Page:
No experience, no worries – mining wants you

Roy Hill is giving people with no previous mining experience a chance. Image: Roy Hill

Having no experience in mining used to be a barrier for people trying to break into the industry.

This is no longer the case, according to recruitment company Hays.

With skills shortages emerging following the improvement in market conditions, Hays is finding that mining companies are willing to employ candidates that do not have previous experience in the industry.

However, there is a catch, as it is preferred that candidates have professional experience in a similar industry that faces comparable challenges to mining, Hays Resources & Mining WA state regional director Chris Kent told Australian Mining.

“They want new ideas so they are particularly interested in candidates without mining experience that bring other skills, so it is not necessarily (candidates) without professional experience,” Kent said.

“They might have experience in another sector, whether it be oil and gas or manufacturing, or another sector that has some similar challenges.”

Iron ore miner Roy Hill is leading the way in pursuing candidates without previous mining experience by instead basing its human resources strategy around complementary values and attributes.

On its website, Roy Hill states it will nurture its rookie mine workers “through support, training and learning” to find a suitable position for them at the company.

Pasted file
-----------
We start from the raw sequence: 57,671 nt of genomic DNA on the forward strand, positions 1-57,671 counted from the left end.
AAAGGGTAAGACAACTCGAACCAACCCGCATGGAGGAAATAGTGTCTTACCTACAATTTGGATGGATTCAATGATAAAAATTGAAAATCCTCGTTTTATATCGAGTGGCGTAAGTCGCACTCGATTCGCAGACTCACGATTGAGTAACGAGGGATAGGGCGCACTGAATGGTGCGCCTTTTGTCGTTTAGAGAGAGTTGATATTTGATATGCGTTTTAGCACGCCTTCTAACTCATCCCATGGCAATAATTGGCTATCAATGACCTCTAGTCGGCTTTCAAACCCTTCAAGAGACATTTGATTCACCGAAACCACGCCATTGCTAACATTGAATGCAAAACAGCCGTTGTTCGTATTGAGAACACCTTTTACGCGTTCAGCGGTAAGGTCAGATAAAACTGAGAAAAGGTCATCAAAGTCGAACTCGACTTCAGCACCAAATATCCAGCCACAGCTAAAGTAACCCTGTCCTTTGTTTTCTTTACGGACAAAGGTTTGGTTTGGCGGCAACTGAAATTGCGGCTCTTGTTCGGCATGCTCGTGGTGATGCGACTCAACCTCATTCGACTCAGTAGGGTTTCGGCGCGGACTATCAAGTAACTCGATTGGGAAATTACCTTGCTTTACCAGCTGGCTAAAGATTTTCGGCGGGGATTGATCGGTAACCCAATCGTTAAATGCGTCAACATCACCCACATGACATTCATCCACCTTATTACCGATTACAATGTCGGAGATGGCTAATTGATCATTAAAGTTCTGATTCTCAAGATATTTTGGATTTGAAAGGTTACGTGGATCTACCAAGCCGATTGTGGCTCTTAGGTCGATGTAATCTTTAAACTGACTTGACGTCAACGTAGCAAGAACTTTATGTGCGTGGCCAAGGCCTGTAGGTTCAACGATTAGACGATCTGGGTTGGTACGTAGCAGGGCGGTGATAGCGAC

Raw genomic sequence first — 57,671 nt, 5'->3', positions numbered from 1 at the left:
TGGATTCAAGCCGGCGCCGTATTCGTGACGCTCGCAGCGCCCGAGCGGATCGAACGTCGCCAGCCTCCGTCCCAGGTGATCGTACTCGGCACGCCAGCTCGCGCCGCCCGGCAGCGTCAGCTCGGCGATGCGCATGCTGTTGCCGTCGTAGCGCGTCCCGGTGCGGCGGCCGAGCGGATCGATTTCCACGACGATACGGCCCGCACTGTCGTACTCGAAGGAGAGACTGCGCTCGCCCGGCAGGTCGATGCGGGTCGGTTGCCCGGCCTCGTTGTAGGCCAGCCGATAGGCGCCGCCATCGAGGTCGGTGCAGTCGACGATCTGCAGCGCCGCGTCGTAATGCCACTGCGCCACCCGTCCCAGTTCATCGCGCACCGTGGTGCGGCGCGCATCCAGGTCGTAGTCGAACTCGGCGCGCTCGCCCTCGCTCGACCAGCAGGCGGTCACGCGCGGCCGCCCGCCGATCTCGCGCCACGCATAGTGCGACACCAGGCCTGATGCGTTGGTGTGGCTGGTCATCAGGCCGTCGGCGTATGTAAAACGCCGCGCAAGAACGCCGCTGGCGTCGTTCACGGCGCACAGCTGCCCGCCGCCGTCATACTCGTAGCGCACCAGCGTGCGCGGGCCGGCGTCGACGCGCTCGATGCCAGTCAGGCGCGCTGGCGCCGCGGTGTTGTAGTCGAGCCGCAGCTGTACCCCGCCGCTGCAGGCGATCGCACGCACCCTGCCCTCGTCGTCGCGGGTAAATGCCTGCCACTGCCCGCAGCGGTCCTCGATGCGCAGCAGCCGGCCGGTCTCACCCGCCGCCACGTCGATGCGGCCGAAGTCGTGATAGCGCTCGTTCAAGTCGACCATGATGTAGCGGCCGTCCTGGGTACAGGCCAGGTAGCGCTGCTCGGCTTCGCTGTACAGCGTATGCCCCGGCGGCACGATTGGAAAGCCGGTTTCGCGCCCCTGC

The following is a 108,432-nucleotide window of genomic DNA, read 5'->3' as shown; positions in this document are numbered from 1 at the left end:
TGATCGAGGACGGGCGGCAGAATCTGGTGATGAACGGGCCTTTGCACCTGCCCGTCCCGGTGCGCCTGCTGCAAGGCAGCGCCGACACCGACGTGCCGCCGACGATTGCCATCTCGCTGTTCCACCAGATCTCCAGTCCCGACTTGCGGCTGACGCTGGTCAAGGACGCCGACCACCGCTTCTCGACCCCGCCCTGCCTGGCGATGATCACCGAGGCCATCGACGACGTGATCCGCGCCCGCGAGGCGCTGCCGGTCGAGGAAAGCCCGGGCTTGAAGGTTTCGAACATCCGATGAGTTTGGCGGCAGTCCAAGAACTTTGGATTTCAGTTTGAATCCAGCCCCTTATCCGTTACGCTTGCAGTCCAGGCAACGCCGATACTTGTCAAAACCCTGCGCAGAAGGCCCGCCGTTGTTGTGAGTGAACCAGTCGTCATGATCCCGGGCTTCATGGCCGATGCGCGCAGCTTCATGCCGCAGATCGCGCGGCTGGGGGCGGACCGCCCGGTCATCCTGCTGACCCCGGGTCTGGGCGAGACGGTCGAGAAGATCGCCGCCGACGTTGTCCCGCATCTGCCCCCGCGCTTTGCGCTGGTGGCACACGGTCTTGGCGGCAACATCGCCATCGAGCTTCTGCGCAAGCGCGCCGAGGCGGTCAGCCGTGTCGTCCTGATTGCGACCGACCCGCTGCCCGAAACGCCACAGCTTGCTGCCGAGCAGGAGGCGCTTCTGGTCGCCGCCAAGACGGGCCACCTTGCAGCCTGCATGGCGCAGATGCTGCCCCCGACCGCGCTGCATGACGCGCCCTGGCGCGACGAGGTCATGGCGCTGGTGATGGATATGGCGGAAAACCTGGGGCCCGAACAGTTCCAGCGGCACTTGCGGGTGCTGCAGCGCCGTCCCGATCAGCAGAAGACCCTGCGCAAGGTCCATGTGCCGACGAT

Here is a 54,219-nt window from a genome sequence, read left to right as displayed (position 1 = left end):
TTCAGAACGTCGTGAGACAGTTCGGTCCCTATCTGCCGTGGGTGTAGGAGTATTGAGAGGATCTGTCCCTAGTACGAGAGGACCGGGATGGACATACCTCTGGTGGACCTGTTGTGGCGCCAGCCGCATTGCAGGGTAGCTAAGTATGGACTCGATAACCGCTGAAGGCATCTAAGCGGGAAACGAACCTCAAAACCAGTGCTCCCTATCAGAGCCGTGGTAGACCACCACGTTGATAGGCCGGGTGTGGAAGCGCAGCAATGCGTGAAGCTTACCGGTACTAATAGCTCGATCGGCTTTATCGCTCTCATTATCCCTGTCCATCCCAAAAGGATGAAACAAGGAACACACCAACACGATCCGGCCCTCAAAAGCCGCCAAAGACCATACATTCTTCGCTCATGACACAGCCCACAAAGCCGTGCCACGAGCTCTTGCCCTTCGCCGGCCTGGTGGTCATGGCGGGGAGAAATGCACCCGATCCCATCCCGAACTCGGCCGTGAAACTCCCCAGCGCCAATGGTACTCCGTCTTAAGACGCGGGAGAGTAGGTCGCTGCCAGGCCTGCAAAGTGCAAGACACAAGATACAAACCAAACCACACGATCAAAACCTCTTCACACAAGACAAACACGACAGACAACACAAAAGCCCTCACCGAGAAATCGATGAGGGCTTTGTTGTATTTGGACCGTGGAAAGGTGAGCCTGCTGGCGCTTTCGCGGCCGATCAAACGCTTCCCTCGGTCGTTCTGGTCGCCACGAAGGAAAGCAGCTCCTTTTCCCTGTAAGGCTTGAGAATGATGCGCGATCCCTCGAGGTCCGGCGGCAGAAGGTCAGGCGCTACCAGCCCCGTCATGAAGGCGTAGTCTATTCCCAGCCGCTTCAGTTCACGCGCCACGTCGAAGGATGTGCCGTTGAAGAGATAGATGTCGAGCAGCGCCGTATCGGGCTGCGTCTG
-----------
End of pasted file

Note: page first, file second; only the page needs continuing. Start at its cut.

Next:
Kent said the trade-off to employing candidates with no previous experience was that it created more roles for temporary or contract workers.

“Those people that come into the industry without experience need to be trained and mentored so it is meaning that you couldn’t have a strategy solely looking at people without experience without balancing it out by bringing in experience on a contract or casual basis to skill it up,” Kent said.

“It’s fair to say that (recruitment) agencies aren’t being asked to supply people from other industries – that’s more what a mining company will try to do off their own back.

“Then what they are coming to an agency for is more the casual staff that will help skill up the new entrants into the sector.”

Hays last week reported that roles like geologists, drill and blast specialists and boilermakers were now in high demand around Australia.

Employment opportunities for geologists have especially risen in mineral-rich states, Western Australia and Queensland, as companies increased their exploration budgets, Kent explained.

“Geologists were hit really hard (in the downturn). You might have found a lot of Uber drivers in Perth and Brisbane that had geology degrees at one point,” Kent said.

“It’s nice that area is picking up – there are plenty of good geologists out there and often now they are working.

“They might not be working on their perfect project or in their optimal region where they live, but they are working again and that is an exciting sign because it means that the industry is exploring again and spending a bit of CAPEX.”